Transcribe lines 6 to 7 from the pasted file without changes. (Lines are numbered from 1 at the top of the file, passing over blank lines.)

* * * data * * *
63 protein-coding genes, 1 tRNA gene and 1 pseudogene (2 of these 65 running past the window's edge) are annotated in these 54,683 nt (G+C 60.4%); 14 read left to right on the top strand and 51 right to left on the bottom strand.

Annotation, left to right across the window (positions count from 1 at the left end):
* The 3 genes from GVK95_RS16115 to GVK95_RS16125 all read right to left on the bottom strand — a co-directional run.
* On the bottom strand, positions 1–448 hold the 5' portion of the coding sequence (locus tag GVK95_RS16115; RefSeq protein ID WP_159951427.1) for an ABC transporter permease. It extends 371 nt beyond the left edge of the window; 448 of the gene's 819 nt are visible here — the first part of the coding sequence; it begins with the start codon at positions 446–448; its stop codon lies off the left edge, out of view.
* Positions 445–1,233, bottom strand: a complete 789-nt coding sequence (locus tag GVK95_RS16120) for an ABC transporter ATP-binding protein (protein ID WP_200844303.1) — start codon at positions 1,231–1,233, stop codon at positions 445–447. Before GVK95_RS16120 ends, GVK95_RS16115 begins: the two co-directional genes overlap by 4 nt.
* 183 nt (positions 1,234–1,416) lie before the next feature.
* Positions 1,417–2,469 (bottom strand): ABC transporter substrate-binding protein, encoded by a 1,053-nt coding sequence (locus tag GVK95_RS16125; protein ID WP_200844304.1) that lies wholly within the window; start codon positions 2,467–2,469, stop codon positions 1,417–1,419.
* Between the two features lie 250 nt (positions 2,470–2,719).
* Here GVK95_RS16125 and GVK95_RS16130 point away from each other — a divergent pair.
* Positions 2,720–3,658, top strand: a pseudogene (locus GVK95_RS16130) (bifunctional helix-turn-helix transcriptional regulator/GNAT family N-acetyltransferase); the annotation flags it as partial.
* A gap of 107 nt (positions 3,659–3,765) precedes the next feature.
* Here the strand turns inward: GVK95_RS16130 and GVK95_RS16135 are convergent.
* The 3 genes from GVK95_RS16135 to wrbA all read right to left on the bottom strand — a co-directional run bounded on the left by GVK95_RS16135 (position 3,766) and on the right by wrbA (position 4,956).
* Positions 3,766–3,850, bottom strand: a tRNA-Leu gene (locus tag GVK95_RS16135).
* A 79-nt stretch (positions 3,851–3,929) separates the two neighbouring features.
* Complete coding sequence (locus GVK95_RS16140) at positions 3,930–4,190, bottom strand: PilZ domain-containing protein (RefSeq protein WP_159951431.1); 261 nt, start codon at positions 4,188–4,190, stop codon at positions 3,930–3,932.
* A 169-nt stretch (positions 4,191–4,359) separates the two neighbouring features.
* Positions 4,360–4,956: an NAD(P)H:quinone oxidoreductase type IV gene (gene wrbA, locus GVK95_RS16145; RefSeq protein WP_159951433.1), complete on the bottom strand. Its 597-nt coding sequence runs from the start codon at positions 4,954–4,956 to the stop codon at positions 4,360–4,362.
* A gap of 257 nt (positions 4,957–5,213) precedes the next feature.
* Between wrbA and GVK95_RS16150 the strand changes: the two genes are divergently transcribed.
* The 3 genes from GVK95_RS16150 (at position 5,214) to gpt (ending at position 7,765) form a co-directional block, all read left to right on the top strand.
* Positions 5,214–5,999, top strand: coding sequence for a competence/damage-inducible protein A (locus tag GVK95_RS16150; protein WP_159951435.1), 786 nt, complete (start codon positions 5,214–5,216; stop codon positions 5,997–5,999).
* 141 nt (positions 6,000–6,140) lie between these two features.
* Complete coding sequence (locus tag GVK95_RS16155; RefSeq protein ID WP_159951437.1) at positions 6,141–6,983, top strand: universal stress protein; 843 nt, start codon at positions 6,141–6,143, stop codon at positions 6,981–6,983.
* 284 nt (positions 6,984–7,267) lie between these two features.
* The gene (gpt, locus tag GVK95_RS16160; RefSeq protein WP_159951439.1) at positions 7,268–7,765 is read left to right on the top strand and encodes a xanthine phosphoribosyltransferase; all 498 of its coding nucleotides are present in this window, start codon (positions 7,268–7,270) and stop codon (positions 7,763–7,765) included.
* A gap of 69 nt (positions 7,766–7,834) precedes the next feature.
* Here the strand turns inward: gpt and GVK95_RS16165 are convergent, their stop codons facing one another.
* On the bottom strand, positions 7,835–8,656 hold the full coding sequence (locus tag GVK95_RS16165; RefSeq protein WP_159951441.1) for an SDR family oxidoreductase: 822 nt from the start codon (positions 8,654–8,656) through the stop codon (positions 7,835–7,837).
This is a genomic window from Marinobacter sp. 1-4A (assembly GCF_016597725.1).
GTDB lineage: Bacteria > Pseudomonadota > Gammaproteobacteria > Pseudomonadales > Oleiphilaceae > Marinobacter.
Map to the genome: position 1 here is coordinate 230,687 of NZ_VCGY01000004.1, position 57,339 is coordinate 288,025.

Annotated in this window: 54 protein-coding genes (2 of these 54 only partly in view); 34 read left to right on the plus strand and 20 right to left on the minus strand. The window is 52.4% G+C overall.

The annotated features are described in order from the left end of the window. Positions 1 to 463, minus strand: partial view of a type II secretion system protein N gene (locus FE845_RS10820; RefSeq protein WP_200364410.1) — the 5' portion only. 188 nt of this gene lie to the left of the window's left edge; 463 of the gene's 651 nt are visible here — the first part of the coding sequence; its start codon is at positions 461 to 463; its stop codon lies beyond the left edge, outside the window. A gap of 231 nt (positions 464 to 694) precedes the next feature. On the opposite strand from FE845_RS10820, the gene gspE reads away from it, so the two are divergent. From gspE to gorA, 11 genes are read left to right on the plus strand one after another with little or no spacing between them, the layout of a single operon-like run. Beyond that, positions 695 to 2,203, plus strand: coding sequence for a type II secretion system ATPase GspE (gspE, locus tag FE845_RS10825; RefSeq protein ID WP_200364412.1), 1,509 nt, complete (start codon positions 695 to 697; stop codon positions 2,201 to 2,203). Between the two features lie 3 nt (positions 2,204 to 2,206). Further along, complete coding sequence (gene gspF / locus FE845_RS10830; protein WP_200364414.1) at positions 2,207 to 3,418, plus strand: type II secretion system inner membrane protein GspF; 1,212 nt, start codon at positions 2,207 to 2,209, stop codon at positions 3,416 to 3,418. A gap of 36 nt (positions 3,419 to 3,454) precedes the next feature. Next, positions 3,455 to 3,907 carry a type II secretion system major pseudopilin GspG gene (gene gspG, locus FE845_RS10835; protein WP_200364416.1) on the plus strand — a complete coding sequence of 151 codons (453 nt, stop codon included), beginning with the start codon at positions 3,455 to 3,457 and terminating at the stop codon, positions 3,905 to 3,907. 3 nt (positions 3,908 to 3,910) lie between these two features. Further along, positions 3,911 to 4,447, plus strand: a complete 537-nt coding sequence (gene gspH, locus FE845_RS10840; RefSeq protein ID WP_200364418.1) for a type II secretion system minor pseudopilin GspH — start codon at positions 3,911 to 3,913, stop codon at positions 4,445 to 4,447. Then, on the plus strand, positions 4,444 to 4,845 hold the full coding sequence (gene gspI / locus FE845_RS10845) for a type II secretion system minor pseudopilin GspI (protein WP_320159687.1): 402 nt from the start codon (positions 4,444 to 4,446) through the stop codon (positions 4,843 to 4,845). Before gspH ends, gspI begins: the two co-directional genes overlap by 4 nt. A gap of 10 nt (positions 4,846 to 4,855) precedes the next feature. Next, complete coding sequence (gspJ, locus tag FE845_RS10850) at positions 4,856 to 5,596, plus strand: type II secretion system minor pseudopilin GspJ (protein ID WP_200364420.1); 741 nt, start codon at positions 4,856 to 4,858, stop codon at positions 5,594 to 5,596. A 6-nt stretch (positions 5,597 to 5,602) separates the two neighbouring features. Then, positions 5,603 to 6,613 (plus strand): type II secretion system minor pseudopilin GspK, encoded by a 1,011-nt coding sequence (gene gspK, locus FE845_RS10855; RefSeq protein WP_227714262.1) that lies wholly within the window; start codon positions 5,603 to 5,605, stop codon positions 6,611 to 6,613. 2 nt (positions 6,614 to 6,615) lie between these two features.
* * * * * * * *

* 183 nt (positions 1,234–1,416) lie before the next feature.
* Positions 1,417–2,469 (bottom strand): ABC transporter substrate-binding protein, encoded by a 1,053-nt coding sequence (locus tag GVK95_RS16125; protein ID WP_200844304.1) that lies wholly within the window; start codon positions 2,467–2,469, stop codon positions 1,417–1,419.